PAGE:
from 1986 through 2003 was Blurt. In other words, most of the
material I have by blurt is cuts stuck on a series of old show tapes.
Two others who had a huge influence on me and had some kind of
overlapping simple sophistication or backbone twitchy improv style
were the Fall and Mark Stewart & the Maffia. What they have in common
is the "refusenik" post-dada character and ability [or liability] of
ad-lib poesie, happenstance brilliance, cool beats that rifle through
all scenes and signs of metastasized and appropriated vectors of
cool. Livid, grumpy, inspired, beyond logic into the realm of William
Blake plus their earth-shattering ability to create bone-clanking
simple beats that never bore, never induce ennui because each beat
had some febrile other-oriented consciousness clinging to it, like
blue mold to a rotting orange mandarine So while you are dancing you
are having pangs of ... conscience or moral indigestion or... I
admire MS and Ted Milton, and Mark E. Smith more than most poet
poets, more than most soothsayers or comedians or political
commentators or post-situ professors hankering for tenure at some
pretentious campus Their aim has remained true throughout some 20+
years now, seldom venturing into high camp or over-exposure and so
they continue onward, outward, generously
YES THAT SAME legendarY no-wave sax punk BAND with inspired
extemporaneous poesie / on their way to headlining
the annual Transmusicales in Rennes, France
DJ: Wreck This Mess (NL/US)
collage collision of retro-traditional
with yodeling / speed dub / curious misshapen sounds
in de OCCII
Amstelveenseweg 134 Amsterdam
Zondag 16 november
Deur open 21:00
Entree 5 euro
tel: 671 77 78
A very astute recent review of Blurt:
WILD, DEVIANT SAX by Sukhdev Sandhu Telegraph,17 July 2003, London, England
Blurt Union Chapel
Ted Milton (sax, vocal, violin)
Steve Eagles (guitar)
Paul Wigens (drums)
"No wave" was a frenzied and cacophonous genre of music that emerged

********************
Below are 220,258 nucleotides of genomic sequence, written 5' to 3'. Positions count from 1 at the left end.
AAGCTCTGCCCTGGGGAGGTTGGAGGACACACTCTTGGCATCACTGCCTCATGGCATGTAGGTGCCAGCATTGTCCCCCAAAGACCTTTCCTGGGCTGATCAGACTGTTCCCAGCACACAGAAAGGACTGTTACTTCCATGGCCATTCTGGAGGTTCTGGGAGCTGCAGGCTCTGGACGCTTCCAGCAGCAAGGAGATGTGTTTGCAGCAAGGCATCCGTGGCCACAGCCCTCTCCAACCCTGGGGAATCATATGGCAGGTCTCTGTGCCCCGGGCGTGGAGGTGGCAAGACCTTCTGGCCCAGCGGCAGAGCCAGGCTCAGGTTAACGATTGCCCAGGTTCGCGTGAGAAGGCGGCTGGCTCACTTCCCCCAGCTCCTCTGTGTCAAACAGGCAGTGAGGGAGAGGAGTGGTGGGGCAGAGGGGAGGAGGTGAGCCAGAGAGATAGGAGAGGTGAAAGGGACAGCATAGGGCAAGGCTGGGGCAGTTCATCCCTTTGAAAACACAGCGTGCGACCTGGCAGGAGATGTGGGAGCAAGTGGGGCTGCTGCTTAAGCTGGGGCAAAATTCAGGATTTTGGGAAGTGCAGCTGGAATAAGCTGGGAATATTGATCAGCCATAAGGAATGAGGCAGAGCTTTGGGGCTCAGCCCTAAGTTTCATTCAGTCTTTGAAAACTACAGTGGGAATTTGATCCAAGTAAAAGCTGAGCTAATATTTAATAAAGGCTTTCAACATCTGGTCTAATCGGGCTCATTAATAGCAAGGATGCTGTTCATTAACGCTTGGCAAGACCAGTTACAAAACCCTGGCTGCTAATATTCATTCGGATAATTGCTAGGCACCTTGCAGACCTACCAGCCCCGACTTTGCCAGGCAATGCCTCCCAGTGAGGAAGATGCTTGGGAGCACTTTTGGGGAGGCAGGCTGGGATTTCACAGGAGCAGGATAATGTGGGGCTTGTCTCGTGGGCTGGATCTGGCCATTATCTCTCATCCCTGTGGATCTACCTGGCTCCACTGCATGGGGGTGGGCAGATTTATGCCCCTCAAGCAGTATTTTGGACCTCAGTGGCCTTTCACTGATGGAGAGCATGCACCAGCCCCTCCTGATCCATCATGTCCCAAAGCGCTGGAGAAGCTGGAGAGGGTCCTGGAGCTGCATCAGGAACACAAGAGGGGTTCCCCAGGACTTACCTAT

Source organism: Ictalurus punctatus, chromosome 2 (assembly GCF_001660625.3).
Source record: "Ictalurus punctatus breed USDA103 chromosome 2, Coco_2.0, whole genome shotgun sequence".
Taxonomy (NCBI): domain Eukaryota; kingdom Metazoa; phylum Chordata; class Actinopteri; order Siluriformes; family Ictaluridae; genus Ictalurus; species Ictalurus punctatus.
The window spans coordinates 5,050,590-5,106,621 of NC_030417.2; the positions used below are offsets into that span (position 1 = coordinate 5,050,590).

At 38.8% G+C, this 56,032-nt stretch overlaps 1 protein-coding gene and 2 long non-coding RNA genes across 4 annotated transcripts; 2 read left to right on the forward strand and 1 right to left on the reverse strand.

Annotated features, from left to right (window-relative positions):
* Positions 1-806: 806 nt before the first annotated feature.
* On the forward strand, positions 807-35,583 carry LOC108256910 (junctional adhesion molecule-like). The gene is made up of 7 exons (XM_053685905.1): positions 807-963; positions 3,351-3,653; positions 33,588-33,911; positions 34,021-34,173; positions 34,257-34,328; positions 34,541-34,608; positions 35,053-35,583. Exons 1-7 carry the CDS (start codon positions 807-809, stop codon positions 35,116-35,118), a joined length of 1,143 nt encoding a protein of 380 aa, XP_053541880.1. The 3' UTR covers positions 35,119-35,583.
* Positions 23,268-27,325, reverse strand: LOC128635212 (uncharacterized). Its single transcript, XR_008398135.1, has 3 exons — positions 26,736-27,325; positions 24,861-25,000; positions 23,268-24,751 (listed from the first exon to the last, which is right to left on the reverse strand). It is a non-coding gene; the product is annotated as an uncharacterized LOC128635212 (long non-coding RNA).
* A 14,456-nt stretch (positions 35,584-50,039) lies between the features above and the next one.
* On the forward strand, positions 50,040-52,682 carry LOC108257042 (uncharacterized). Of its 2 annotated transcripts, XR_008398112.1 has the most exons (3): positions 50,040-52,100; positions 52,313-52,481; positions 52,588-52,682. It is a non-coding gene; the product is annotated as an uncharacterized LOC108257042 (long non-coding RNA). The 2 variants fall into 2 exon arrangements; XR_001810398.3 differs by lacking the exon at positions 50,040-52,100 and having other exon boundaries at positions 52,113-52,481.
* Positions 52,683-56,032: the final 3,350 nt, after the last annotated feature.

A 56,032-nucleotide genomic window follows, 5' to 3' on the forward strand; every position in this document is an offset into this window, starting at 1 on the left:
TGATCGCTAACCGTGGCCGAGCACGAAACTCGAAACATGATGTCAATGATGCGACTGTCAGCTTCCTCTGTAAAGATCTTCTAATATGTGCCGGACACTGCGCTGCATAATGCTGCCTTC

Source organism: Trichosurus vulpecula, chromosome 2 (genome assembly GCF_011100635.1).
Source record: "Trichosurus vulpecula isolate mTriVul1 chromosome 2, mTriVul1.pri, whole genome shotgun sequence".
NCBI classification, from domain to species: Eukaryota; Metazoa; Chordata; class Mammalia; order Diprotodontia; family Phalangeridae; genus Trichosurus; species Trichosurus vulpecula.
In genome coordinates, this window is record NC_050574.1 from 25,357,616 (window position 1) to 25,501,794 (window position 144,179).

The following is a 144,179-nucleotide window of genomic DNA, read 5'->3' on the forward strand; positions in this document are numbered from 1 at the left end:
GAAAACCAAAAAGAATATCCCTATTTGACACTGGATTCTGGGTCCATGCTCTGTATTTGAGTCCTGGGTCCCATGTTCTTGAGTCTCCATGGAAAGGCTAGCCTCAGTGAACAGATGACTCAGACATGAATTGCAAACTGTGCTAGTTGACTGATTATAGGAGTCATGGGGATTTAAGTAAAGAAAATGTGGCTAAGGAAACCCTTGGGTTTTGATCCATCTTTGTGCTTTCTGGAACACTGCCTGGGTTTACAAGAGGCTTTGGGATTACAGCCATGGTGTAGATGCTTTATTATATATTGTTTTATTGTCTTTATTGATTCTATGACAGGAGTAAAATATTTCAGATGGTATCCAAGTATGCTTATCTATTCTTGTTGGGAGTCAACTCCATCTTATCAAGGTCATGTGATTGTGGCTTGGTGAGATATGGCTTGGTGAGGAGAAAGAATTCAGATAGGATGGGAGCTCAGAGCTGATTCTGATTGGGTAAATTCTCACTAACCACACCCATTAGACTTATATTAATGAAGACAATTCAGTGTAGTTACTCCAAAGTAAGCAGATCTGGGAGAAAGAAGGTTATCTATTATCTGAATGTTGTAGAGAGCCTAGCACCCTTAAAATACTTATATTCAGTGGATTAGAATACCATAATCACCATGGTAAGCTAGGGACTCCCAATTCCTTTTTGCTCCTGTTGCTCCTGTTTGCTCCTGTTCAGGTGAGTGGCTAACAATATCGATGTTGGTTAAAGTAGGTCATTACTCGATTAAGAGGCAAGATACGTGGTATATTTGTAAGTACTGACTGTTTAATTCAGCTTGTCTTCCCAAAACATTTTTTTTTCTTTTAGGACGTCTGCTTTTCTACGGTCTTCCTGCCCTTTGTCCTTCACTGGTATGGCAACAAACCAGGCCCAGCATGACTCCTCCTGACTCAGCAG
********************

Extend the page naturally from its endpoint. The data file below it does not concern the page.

in late-1970s downtown New York. Drawing on the ecstatic free jazz of
Sun Ra and the shaky disrhythms of Captain Beefheart, no wave
pioneers such as Arto Lindsay, Lydia Lunch and James White and the
Blacks played an extreme form of avant-garde blues, full of screaming
and skronking, one totally in sync with the depressed global economy
of that era. One of the most talented performers to have continued
carrying the flame for that fearsome sound, albeit in his own very
idiosyncratic fashion, is English saxophonist Ted Milton, aka Blurt.
His debut single came out in 1979, and he was also one of the first
artists to record for the Factory label; of late, though, his albums
have been released in Hungary, Germany and France.
Now the recent interest in post-punk music has revived British
interest in him. In advance of a forthcoming retrospective, The Fish
Needs a Bike, he made a rare live outing in the vestry of the Union
Chapel. It was a quite extraordinary performance, as fevered and
kinetic as any I've seen in a long time. Milton, wearing a dapper
suit and with his mohican slicked back so that he resembled an East
End gangster, bounced up and down between numbers, taking slugs from
a bottle of whisky, wired as a boxer ready for a championship bout.
His saxophone was slung around his neck like a weapon of mass
destruction. The sound was immense. Drummer Paul Wigens and guitarist
Steve Eagles fashioned a jagged, barbed-wire backing against which
Milton, well into his fifties, parped and blasted with purposeful
abandon. The noise could be used to rouse troops during wartime or to
drive dictators from their compounds. But it was also very funky, as
the freeform dancing from sections of the crowd proved.
Milton sang, too. Well, he scatted, yodelled and barked. Songs such
as Bullets for You and My Mother Was a Friend of the Enemy of the
People were arty and Dadaist, but also harkened back to the nonsense
verse of Lear. It was a great evening: one that yoked the cussed
non-conformism of fellow British refuseniks Mark Stewart and Mark E.
Smith to the primal cabaret of Screaming Jay Hawkins. It was wild,
mad, and utterly galvanising. So long used to blowing in the
wilderness, way beyond the outer perimeters of fashion, Milton
suddenly sounded like the deviant, volcanic sound of now.
Meanwhile Andrea Ethnal in an old Trouser Press wrote:
Ted Milton is a direct and honest guy. "I will lead the world over
the end of the Santa Monica Pier," he declares in "No Go Dada"